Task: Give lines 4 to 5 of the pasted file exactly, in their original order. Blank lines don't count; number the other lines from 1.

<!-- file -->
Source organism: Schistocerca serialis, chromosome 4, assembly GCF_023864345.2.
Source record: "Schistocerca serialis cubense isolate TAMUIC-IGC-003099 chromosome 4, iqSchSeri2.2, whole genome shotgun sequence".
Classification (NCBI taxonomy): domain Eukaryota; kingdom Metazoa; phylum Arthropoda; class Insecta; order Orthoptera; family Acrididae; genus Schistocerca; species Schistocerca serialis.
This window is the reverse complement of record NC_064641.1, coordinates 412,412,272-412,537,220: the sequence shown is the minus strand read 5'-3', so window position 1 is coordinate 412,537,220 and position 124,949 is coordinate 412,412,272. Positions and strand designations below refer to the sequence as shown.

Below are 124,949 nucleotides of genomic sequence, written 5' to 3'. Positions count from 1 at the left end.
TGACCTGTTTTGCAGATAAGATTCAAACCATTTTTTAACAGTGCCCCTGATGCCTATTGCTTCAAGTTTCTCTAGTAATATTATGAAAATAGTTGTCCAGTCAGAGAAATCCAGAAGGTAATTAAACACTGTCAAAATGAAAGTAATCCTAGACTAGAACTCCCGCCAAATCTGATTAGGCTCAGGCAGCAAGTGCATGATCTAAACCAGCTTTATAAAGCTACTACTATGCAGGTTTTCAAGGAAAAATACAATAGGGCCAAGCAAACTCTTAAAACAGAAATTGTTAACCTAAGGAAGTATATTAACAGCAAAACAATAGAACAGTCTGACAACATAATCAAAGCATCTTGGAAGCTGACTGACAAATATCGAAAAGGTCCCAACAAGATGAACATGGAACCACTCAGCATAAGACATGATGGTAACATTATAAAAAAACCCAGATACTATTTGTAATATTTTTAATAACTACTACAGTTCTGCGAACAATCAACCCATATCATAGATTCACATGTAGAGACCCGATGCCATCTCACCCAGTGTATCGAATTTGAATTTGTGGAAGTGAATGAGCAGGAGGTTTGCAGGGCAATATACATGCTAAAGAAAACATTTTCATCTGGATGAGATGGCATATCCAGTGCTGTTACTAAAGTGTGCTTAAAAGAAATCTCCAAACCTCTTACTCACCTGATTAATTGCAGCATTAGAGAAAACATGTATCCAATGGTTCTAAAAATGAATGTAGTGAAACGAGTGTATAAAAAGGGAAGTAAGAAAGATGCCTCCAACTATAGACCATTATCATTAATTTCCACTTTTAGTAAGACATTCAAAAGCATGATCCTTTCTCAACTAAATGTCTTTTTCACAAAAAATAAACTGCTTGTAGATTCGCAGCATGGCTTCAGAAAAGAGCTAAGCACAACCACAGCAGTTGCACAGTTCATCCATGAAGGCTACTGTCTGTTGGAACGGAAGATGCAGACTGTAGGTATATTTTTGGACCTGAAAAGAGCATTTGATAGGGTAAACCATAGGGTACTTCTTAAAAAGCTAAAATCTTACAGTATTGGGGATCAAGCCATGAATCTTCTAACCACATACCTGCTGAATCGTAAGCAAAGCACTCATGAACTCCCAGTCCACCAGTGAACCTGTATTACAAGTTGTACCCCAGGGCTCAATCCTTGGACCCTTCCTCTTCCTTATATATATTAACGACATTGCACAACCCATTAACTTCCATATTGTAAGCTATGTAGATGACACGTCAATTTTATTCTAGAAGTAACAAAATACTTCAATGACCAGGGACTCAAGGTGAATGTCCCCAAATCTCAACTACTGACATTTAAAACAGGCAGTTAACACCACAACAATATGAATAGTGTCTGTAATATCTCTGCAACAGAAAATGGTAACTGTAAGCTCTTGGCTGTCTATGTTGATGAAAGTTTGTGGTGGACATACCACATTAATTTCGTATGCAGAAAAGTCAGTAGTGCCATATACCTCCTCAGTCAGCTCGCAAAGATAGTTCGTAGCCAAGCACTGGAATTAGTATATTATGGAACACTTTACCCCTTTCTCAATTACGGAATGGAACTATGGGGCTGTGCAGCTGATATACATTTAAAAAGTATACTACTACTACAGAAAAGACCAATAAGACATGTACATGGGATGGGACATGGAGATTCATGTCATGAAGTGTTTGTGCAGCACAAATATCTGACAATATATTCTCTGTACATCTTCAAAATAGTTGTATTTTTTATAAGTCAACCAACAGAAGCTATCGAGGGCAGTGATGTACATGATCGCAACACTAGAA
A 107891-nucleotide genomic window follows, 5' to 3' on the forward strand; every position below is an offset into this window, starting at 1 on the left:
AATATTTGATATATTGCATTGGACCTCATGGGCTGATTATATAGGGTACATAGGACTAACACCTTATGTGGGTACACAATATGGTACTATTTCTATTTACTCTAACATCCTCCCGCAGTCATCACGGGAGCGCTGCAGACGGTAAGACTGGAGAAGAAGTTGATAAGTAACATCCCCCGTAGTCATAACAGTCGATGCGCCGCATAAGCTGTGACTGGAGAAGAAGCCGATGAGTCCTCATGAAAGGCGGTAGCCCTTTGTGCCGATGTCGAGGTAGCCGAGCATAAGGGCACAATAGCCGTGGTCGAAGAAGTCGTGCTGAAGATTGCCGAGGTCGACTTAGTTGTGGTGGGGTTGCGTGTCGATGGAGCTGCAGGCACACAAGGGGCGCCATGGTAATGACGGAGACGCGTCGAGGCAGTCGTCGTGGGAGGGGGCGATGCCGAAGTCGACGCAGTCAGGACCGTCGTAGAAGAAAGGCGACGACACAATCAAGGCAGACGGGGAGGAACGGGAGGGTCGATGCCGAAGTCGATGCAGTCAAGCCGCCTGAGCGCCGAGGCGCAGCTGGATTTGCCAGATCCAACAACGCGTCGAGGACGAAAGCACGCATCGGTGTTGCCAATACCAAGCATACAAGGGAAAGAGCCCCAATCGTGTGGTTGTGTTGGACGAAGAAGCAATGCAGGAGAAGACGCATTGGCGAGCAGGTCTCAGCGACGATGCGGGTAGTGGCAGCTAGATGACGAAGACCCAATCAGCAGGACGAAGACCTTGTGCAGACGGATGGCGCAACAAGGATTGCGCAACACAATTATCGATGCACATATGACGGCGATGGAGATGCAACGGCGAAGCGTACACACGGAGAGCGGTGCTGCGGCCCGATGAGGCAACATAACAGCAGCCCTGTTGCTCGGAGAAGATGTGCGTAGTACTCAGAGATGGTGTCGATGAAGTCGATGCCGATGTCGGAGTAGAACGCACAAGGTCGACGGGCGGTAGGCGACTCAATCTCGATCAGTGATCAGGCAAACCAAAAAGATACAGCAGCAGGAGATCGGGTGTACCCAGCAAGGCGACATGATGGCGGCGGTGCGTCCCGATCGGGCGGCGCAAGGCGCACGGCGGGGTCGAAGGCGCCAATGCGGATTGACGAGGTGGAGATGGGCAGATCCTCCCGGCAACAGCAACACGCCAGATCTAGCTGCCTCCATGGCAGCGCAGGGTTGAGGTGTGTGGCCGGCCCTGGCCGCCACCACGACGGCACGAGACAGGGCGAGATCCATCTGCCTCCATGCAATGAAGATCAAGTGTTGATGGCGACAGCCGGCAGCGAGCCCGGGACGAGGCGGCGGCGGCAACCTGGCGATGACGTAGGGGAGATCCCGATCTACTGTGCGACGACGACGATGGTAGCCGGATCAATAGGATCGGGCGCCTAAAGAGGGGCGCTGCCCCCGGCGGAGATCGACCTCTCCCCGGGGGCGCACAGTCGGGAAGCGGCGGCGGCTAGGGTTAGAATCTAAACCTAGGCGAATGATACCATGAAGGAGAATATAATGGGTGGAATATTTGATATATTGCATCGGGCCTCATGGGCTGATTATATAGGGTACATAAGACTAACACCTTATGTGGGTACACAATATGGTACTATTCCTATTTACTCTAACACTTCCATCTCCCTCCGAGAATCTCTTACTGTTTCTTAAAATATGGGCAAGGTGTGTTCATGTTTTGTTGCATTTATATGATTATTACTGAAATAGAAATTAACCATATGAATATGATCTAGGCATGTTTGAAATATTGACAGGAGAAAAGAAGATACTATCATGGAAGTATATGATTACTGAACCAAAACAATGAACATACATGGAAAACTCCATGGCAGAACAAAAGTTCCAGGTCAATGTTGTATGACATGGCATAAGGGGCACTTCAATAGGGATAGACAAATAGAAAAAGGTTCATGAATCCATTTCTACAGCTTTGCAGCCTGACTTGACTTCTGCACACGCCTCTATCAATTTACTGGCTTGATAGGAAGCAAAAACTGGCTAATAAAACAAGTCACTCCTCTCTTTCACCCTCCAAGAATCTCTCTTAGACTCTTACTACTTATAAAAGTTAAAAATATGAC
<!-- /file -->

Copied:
This window is the reverse complement of record NC_064641.1, coordinates 412,412,272-412,537,220: the sequence shown is the minus strand read 5'-3', so window position 1 is coordinate 412,537,220 and position 124,949 is coordinate 412,412,272. Positions and strand designations below refer to the sequence as shown.

Below are 124,949 nucleotides of genomic sequence, written 5' to 3'. Positions count from 1 at the left end.